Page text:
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I have an MVC core app that references a .NET Core class library. All of the data access and business logic is in the class library. How can I can I access the authenticated user from the class library?

In the past using .NET Framework you could use

string UserName = System.Web.HttpContext.Current.User.Identity.Name

To get the username from inside a method in the class library. In .NET Core, it appears that HttpContext no longer has a Current or User property.

Here's a simple use case. Suppose I have a data entity and service that "stamps" entities with the date and username before saving them to the database.

These would be in the external class library:

public interface IAuditable{
    DateTime CreateDate{get;set;}
    string UserName{get;set;}
}

public class MyEntity:IAuditable{
    public int ID{get;set;}
    public string Name{get;set;}
    public string Information{get;set;}
}

public static class Auditor{
    public static IAuditable Stamp(IAuditable model){            
        model.CreateDate=DateTime.UtcNow;
        model.CreatedBy=System.Web.HttpContext.Current.User.Identity.Name;
        return model;
    }
}

public sealed class MyService:IDisposable{
    MyDb db=new MyDb();
    public async Task<int> Create(MyEntity model){
        Auditor.Stamp(model);
        db.MyEntities.Add(model);
        return await db.SaveAsync();
    }
    public void Dispose(){
        db.Dispose();
    }
}

Then in my MVC controller I'd have a post action that calls the service:

[HttpPost]
[ValidateAntiForgeryToken]
public async Task<IActionResult> Create(MyEntity model)
{
    await service.Create(model);
    return RedirectToAction("Index")
}

I would like a way to replace that line in Auditor.Stamp since there's no HttpContext.Current in .NET Core, apparently.

This post gives an example of how to get the username in Core:

public class UserResolverService  
{
    private readonly IHttpContextAccessor _context;
    public UserResolverService(IHttpContextAccessor context)
    {
        _context = context;
    }

    public string GetUser()
    {
       return await _context.HttpContext.User?.Identity?.Name;
    }
}

But I'm left with another version of the same problem: how do I get a IHttpContextAccessor object from inside the class library?

Most of my search results only deal with the question of how to get the User name from inside an MVC controller method. In the past I've passed a User object into every method for every service but that's a lot of extra typing--I'd rather have something I can type once (maybe inside Startup?) And then forget about it.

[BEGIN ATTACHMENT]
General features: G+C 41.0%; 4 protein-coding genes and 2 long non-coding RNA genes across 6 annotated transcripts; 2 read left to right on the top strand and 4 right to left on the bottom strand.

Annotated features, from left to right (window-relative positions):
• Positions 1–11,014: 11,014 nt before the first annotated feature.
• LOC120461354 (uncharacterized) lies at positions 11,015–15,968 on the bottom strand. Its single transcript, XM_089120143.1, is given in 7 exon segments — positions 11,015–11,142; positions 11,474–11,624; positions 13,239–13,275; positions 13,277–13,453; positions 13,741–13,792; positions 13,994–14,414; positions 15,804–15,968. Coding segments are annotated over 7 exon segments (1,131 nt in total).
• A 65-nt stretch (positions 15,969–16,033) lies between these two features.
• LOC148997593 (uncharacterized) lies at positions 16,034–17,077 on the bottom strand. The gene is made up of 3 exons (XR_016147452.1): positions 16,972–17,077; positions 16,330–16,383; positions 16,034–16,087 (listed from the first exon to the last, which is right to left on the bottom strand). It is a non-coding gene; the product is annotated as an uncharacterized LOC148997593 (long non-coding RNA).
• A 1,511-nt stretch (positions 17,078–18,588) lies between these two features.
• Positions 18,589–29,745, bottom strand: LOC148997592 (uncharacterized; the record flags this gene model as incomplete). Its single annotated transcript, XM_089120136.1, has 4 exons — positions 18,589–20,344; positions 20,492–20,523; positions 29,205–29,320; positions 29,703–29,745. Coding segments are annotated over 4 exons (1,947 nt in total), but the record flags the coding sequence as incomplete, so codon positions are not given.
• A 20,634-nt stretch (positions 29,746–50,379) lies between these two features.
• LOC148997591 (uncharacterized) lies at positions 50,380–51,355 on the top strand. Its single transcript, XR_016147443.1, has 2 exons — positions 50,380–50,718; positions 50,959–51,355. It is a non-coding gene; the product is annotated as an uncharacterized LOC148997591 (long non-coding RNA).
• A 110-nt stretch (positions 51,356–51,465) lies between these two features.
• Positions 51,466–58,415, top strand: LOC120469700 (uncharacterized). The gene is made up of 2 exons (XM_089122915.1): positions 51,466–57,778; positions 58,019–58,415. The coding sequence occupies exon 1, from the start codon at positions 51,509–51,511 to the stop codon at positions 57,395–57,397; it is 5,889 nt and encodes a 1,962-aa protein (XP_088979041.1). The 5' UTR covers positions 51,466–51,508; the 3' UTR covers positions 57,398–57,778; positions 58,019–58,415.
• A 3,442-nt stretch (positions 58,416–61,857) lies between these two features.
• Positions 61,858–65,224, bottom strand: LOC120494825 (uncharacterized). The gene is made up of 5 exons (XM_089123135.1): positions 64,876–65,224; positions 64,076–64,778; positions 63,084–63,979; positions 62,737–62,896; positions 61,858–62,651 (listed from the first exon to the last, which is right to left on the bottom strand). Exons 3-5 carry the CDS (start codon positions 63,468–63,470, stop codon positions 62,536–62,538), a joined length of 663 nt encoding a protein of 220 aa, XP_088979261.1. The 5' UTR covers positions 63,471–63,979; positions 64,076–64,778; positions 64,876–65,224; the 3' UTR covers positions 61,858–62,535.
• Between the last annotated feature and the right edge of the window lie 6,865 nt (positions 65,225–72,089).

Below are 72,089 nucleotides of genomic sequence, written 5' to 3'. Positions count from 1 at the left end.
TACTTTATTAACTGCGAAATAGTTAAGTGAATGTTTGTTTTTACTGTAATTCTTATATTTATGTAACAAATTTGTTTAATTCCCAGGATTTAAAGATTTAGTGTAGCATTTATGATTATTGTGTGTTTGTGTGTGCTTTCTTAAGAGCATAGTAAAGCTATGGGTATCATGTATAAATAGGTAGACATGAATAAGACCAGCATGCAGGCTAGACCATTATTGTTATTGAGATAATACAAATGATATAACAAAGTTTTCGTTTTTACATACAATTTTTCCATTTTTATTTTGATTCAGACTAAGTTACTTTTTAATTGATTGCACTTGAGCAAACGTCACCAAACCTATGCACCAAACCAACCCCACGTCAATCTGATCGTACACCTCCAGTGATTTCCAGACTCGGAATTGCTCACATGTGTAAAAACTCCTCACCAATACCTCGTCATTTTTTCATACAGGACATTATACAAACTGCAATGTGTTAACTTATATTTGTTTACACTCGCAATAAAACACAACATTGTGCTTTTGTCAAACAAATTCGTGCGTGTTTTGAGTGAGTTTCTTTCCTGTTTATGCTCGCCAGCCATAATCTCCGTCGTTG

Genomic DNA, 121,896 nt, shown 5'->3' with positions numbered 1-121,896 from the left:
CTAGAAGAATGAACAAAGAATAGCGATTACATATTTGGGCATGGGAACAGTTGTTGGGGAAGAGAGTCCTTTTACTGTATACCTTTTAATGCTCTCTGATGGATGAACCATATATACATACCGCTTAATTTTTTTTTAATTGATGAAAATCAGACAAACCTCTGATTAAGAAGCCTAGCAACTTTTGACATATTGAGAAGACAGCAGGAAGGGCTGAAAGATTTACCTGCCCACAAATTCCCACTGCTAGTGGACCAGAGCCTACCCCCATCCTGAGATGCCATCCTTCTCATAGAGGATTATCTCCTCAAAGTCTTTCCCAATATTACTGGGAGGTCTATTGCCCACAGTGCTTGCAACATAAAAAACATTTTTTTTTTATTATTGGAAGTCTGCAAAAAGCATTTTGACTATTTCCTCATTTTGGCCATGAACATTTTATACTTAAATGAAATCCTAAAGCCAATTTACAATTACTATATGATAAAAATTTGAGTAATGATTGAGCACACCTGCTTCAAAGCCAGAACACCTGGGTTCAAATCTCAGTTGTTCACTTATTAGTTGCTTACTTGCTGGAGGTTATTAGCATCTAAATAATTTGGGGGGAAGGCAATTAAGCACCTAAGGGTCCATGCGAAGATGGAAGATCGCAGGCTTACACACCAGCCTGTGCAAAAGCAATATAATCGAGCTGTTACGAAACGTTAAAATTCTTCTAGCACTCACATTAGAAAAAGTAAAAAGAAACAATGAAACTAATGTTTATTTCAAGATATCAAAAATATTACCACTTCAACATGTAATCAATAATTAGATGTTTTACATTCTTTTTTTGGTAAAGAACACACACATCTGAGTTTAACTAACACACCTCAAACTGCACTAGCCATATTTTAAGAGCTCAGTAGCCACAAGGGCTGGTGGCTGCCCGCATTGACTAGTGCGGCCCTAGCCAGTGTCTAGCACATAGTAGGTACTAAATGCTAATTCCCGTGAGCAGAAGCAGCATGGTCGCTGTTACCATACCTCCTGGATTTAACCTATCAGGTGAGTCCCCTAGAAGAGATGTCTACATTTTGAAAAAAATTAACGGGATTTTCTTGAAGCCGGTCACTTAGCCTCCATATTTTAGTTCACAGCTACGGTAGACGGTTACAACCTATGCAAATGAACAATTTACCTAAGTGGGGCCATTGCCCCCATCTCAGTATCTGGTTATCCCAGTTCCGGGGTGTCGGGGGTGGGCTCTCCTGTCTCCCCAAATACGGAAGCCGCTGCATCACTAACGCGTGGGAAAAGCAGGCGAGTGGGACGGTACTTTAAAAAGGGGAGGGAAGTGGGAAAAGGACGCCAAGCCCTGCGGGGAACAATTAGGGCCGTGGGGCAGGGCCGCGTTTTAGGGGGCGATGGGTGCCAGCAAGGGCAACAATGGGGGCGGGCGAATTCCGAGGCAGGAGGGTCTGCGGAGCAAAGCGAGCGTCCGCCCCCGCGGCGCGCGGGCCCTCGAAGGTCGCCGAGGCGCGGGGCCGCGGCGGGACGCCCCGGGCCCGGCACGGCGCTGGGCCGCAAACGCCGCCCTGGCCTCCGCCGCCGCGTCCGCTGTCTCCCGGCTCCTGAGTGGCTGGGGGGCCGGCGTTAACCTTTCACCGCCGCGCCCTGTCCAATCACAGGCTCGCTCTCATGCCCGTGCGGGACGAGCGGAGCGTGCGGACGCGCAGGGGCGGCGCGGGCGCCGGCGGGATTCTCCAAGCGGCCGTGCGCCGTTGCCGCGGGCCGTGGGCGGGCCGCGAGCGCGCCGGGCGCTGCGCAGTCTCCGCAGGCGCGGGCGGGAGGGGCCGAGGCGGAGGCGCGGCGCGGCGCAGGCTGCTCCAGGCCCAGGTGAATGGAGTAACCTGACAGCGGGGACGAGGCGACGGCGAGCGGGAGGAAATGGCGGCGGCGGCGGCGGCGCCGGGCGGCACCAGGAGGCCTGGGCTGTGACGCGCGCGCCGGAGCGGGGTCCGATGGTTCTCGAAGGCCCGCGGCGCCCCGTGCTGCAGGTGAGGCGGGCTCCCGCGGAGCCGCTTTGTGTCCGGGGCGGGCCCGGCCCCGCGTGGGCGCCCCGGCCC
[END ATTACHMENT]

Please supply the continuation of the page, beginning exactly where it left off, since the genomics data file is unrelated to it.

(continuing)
I do want something I can mock for unit tests, but honestly I think wrapping System.Web.HttpContext.Current.User.Identity.Name in something that can be mocked was pretty darn easy.

  • just inject the IHttpContextAccessor and you have access to what you need. – Nkosi May 24 '18 at 15:19
0

The same flexibility still exists in this version.

Inject the IHttpContextAccessor and you have access to what you need.

refactor the static Auditor to be more injectable

public interface IAuditor {
    IAuditable Stamp(IAuditable model);
}

public class Auditor : IAuditor {
    private readonly IHttpContextAccessor accessor;

    public Auditor(IHttpContextAccessor accessor) {
        this.accessor = accessor;
    }

    public IAuditable Stamp(IAuditable model){            
        model.CreateDate = DateTime.UtcNow;
        model.CreatedBy = accessor.HttpContext.User?.Identity?.Name;
        return model;
    }
}

The service would then depend on the new abstraction

public interface IMyService : IDisposable {
    Task<int> Create(MyEntity model);
}

public sealed class MyService : IMyService {
    MyDb db = new MyDb();
    private readonly IAuditor auditor;

    public MyService(IAuditor auditor) {
        this.auditor = auditor;
    }

    public async Task<int> Create(MyEntity model) {
        auditor.Stamp(model);
        db.MyEntities.Add(model);
        return await db.SaveAsync();
    }

    public void Dispose() {
        db.Dispose();
    }
}

You should really also be injecting the MyDb as well but that is outside of the scope of the current question.

Lastly you configure you library to be able to setup the services during start up

public static IServiceCollection AddMyLibrary(this IServiceCollection services) {

    services.AddSingleton<IHttpContextAccessor, HttpContextAccessor>();
    services.AddSingleton<IAuditor, Auditor>();  
    services.AddScoped<IMyService, MyService>();

    //...add other services as needed

    return services.  
}

and then you can call it in Start up from the root project

public void ConfigureServices(IServiceCollection services) {

    //...

    services.AddMyLibrary();

    //...
}

With these abstraction and using DI app parts are decoupled and can be tested in isolation.

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